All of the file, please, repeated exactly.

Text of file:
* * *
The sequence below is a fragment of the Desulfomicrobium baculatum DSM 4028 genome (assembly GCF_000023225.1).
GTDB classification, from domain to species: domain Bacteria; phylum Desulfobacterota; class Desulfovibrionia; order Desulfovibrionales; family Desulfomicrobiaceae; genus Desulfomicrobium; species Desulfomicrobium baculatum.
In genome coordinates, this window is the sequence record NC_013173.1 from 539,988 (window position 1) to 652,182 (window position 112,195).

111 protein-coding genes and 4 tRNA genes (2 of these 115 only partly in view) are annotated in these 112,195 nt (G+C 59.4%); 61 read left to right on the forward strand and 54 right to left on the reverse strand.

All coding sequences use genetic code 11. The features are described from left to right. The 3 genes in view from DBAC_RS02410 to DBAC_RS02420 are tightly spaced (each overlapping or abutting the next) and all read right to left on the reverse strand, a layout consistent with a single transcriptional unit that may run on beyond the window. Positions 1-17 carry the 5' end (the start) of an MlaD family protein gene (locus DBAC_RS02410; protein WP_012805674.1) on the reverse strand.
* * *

The sequence below is a fragment of the Desulfomicrobium baculatum DSM 4028 genome (assembly GCF_000023225.1).
GTDB classification, from domain to species: domain Bacteria; phylum Desulfobacterota; class Desulfovibrionia; order Desulfovibrionales; family Desulfomicrobiaceae; genus Desulfomicrobium; species Desulfomicrobium baculatum.
In genome coordinates, this window is the sequence record NC_013173.1 from 539,988 (window position 1) to 652,182 (window position 112,195).

111 protein-coding genes and 4 tRNA genes (2 of these 115 only partly in view) are annotated in these 112,195 nt (G+C 59.4%); 61 read left to right on the forward strand and 54 right to left on the reverse strand.

All coding sequences use genetic code 11. The features are described from left to right. The 3 genes in view from DBAC_RS02410 to DBAC_RS02420 are tightly spaced (each overlapping or abutting the next) and all read right to left on the reverse strand, a layout consistent with a single transcriptional unit that may run on beyond the window. Positions 1-17 carry the 5' end (the start) of an MlaD family protein gene (locus DBAC_RS02410; protein WP_012805674.1) on the reverse strand.